such buildings have been previously assigned—rent
free—settle the rents for the same, due the Uni
ted States, at tjjig ojhre on or before the io(h of
A failure to comply with the above will cans* a
I'oi feiture of all claims to further occupation.
8. S. STARR,
mayl Capt. and A. Q. M„ in charge of buildings.
CIDER FOR .SALE,
To families by the quart or gallon, at
O'MEARA & CO’S
mh24 OVCT Ad4ra *’ I * B * Office. Bay street^
.JS.fflgf y 1
HeADCTR’9, - *
Hilton Head, S. C., May ir >( 186r> j-
Grnkra*. OrdersT “ - - - *
No. 08. • i j ~“ - »-
1. The proclamation of A. G.
styling himself Governor of South Caroliua’
dated at Headquarters, Columbia, South
Carolina, May 2d,’1805, declaring that all sub
sistence stores anti the property of the Con
federate States within tbe limits of the State
should be turned over aud accounted for by
tbe Agents of the State, appointed for that
purpose, apd directing that the subsistence
and other stores shall be used tor the relief of
the people of the State ; and the proclama
tion of Joseph E. Brown, styling himself Gov
ernor of Georgia, dated at the capitol of that
State, on the 3d day of ,May, 1865, requiring
the officers and members of the General As
sembly to meet in extraordinary session at
the Capitol in Milledgeville on Monday the
22d day ot May, 1865 ; and the proclamation
ot A. K. Allison, styling himselt Acting Gov
ernor of Florida, dated at Tallahassee, on tbe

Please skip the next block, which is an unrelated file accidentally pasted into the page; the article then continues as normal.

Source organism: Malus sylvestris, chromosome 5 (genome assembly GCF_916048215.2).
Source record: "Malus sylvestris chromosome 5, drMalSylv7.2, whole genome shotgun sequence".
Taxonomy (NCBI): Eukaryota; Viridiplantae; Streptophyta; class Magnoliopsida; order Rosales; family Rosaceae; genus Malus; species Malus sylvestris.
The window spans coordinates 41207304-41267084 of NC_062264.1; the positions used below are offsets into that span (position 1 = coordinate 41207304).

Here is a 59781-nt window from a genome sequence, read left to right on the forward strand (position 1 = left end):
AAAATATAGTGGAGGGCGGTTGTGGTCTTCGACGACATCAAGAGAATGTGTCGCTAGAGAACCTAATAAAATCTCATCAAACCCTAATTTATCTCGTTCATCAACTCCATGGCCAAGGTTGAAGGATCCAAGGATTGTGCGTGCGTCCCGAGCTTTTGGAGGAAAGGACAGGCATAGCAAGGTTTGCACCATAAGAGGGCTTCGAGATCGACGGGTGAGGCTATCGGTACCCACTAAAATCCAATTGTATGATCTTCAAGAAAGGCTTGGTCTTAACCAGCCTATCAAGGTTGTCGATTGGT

Bth day of April 1865, giving notice and di
rection that an election will be held on Wed
nesday, the 7th day of June, 1865, for Gov
ernor of the Stale of are, each and
all of them, declared null and void, it having
become known to me, from trustworthy in
formation, that tbe aforesaid A. G. Magratb,
Joseph E. Brovyu, aud A. K. Allison, are dis
loyal to the United States, having committed
snndry and divers acts of treason against the
same, iu adhering to tbeir enemies, giving
.hem aid and comfort.
Tbe persous and peoples, to whom the
proclamations hereinabove referred to have
been respectively addressed, are therefore
enjoined and commanded to give no heed
whatever thereto, or to any orders, procla
mations, commissions, or commands, emana
ting from persons claiming tbe right to exer
cise the functions and authority of Governor
in either ot tbe States of South Carolina,
Georgia, or Florida, unlass the same shall
have been promulgated by the advice or
consent of tbe United States authorities.
11. The policy and wishes of the general
government towards the people of these
States, and the method which should be pur
sued by them iu resuming or assuming the
exercise of their political rights, will doubt
less be made known at an early days
It is deemed sufficient, meanwhile, to an
nounce that tbe people of tbe black race are
free citizens of the United States, that it is
the fixed intention of a wise aud beneficent
government to protect them in the enjoy
ment of tbeir freedom and the fruits of tbeir
industry, and that it. is the manifest and
binding duty of all citizens, whites as well
as blacks, to .make such arrangements and
agreements amo’ng themselves, for compen
sated labor, as shall be mutually advan
tageous to all parties. Neither idleness nor
vagrancy will be tolerated, aud the govern
ment will not extend 'pecuniary aid to any
persons, whether white or black, who are
unwilling to help themselves,
111. District and Post Commanders
throughout this Department will at once
cause this order to be circulated far and wide,
by special couriers or otherwise, and will
take- such steps, to secure its enforcement as
may by them be deemed necessary. -, ■ »
Q. A. Gillmore,
T. D, Updoes, „ .... . 5
Capt. 35th U. S. C. TANARUS,. Act. Asst. Adjt Gen’l.
heauquahtkkn district of Savannah,
• Savannah, Ga„ May 20th, 1805.
• ■■ • > Oiuecr.Aß.
Until further orders it will be necessary for persons
desiring to go North from this District, oh private
steamers or other vessels, to forward their applica
tions for such permission to the Headquarters of the